Asia is sanguine about global shocks
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Asia is sanguine about global shocks

Why is nobody in Asia worrying about trade wars and rate hikes?


Two themes, a sort of call-and-response, dominated the IMF annual meetings in Bali in October.

One was the double act of the escalating US-China trade war and the gathering momentum of a global rates-rising cycle. The other was the fact that nobody in Asia – bankers, central bank governors, policymakers – seems particularly concerned about it.

It is 20 years since the Asian financial crisis, 10 since the global sequel, and the common view among most Asian nations is that having been flattened by the first, they sailed through the second.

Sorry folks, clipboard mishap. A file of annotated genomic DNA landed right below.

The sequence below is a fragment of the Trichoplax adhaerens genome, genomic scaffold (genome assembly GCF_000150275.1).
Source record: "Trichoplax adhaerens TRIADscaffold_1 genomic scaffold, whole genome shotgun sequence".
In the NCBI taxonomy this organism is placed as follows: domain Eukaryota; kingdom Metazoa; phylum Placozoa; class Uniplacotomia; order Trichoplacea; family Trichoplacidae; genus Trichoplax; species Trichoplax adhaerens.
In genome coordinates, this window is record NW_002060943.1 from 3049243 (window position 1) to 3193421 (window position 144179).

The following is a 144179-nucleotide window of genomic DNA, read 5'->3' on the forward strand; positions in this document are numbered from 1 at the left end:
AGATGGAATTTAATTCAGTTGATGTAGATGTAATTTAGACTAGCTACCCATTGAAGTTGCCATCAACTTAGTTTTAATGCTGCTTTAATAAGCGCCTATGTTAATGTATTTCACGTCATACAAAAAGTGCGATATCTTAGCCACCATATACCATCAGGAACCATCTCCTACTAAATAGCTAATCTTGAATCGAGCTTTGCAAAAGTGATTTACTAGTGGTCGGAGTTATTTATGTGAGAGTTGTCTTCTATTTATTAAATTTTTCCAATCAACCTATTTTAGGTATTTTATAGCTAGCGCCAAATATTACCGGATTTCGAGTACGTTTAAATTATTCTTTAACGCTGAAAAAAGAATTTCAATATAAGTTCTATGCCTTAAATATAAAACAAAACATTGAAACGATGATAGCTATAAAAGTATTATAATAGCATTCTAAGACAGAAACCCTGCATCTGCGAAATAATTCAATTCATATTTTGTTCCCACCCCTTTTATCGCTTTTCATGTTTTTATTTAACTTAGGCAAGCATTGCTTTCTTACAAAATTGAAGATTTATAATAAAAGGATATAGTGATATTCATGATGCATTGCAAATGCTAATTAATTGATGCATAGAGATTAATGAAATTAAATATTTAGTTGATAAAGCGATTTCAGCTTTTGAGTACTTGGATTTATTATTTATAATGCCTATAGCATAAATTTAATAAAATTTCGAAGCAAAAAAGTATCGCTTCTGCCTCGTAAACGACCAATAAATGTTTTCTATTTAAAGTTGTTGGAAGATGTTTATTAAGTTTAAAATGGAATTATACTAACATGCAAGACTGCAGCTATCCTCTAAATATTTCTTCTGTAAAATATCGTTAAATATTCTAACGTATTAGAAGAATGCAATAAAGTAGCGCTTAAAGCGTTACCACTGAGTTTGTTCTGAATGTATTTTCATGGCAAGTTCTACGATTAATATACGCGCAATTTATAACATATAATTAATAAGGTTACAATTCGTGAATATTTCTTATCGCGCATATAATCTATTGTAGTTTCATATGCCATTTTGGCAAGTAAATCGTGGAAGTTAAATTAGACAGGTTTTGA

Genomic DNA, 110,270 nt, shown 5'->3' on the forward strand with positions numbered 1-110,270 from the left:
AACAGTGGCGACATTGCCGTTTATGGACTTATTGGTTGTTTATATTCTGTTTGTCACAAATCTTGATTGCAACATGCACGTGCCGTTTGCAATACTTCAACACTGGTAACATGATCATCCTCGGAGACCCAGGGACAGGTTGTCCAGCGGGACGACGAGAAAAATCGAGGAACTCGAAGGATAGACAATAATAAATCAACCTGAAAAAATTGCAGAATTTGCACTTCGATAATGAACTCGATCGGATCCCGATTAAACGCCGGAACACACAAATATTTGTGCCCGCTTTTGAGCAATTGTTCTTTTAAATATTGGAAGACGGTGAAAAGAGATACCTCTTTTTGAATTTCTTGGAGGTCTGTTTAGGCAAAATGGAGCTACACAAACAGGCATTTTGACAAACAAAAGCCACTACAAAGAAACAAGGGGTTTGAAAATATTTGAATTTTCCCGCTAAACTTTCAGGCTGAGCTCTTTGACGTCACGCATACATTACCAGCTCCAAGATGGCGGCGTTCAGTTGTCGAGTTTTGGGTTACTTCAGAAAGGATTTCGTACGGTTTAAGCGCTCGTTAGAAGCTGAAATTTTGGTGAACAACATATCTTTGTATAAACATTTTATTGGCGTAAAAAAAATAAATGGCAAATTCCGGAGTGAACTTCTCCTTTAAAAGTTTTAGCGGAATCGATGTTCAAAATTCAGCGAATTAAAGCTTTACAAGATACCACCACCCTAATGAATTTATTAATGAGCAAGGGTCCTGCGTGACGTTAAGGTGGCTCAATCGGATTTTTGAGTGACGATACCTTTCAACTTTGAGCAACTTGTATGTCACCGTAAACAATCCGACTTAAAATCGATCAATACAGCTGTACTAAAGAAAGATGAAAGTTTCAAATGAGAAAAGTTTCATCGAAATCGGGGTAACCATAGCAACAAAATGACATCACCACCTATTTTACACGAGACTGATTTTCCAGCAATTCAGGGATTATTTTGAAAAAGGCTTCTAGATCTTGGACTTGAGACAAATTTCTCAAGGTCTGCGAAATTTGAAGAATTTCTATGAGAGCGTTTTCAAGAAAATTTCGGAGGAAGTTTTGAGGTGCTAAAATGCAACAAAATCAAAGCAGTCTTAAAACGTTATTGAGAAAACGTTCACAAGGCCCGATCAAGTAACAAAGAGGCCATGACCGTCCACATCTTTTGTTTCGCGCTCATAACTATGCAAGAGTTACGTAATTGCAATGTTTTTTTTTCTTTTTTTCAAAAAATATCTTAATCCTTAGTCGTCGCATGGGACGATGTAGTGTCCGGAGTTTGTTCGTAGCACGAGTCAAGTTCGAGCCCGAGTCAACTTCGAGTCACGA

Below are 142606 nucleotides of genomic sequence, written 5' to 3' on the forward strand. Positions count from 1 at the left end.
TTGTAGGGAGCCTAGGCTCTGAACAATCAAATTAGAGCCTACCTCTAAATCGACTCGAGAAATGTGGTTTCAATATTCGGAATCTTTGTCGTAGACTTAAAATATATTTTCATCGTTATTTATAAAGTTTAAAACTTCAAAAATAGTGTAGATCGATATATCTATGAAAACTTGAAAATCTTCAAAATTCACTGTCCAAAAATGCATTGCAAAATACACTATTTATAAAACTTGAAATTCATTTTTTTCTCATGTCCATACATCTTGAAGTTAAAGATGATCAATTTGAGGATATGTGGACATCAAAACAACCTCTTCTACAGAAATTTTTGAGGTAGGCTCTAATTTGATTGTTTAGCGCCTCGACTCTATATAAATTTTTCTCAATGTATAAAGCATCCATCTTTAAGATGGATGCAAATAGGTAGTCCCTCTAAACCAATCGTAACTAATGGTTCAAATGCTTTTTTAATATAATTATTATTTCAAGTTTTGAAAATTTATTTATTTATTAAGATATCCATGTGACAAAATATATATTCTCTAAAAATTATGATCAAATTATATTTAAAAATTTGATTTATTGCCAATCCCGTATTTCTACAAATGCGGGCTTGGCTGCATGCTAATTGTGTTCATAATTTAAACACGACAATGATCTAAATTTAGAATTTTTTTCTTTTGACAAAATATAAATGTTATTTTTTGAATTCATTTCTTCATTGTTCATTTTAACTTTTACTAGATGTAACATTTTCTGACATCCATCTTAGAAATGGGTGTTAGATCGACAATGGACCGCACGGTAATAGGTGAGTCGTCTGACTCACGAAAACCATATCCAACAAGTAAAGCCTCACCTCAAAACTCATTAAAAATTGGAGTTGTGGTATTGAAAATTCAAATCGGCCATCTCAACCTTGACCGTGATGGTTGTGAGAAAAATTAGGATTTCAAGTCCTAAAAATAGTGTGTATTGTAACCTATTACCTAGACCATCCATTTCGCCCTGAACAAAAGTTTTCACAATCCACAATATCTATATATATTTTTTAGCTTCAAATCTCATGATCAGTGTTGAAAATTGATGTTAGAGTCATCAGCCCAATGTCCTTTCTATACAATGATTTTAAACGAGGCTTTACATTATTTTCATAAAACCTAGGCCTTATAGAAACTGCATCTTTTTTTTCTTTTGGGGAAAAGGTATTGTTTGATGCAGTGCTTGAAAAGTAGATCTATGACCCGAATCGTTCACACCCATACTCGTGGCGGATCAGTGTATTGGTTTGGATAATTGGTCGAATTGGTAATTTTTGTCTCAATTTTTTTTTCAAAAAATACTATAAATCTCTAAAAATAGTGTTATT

The result is a sense of either preparedness or complacency, or both, about the latest macroeconomic ructions.

Here’s Thai central bank governor Veerathai Santiprabhob, responding to the observation that Thailand – the place where the Asian financial crisis began – has become a safe haven, receiving several years of inflows into the Thai baht: “You can say Thailand has been lucky, but we should be given some credit for the way we have handled our economy and limited the different sources of fragility in our systems.”


Thailand has run a large current-account surplus for five years, hitting about 7% of GDP, has had the best-performing currency in Asia for 18 months and has built a stockpile of foreign-currency reserves.

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